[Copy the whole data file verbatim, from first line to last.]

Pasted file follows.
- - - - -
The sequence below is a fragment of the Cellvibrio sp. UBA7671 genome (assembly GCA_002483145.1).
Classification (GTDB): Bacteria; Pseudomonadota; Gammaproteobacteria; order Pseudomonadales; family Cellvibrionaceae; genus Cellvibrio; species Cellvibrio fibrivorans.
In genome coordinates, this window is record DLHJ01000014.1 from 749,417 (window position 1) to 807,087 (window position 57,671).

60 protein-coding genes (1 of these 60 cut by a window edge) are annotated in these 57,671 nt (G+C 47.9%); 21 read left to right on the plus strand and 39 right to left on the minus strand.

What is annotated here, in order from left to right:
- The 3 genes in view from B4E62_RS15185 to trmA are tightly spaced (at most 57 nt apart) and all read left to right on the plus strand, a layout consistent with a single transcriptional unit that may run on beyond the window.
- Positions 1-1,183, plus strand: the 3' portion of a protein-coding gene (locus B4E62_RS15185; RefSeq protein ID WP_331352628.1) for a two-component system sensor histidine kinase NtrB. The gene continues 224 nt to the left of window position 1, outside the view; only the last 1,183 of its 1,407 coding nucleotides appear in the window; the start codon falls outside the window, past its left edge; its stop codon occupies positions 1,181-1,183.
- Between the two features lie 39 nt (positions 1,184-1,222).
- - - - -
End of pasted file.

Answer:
The sequence below is a fragment of the Cellvibrio sp. UBA7671 genome (assembly GCA_002483145.1).
Classification (GTDB): Bacteria; Pseudomonadota; Gammaproteobacteria; order Pseudomonadales; family Cellvibrionaceae; genus Cellvibrio; species Cellvibrio fibrivorans.
In genome coordinates, this window is record DLHJ01000014.1 from 749,417 (window position 1) to 807,087 (window position 57,671).

60 protein-coding genes (1 of these 60 cut by a window edge) are annotated in these 57,671 nt (G+C 47.9%); 21 read left to right on the plus strand and 39 right to left on the minus strand.

What is annotated here, in order from left to right:
- The 3 genes in view from B4E62_RS15185 to trmA are tightly spaced (at most 57 nt apart) and all read left to right on the plus strand, a layout consistent with a single transcriptional unit that may run on beyond the window.
- Positions 1-1,183, plus strand: the 3' portion of a protein-coding gene (locus B4E62_RS15185; RefSeq protein ID WP_331352628.1) for a two-component system sensor histidine kinase NtrB. The gene continues 224 nt to the left of window position 1, outside the view; only the last 1,183 of its 1,407 coding nucleotides appear in the window; the start codon falls outside the window, past its left edge; its stop codon occupies positions 1,181-1,183.
- Between the two features lie 39 nt (positions 1,184-1,222).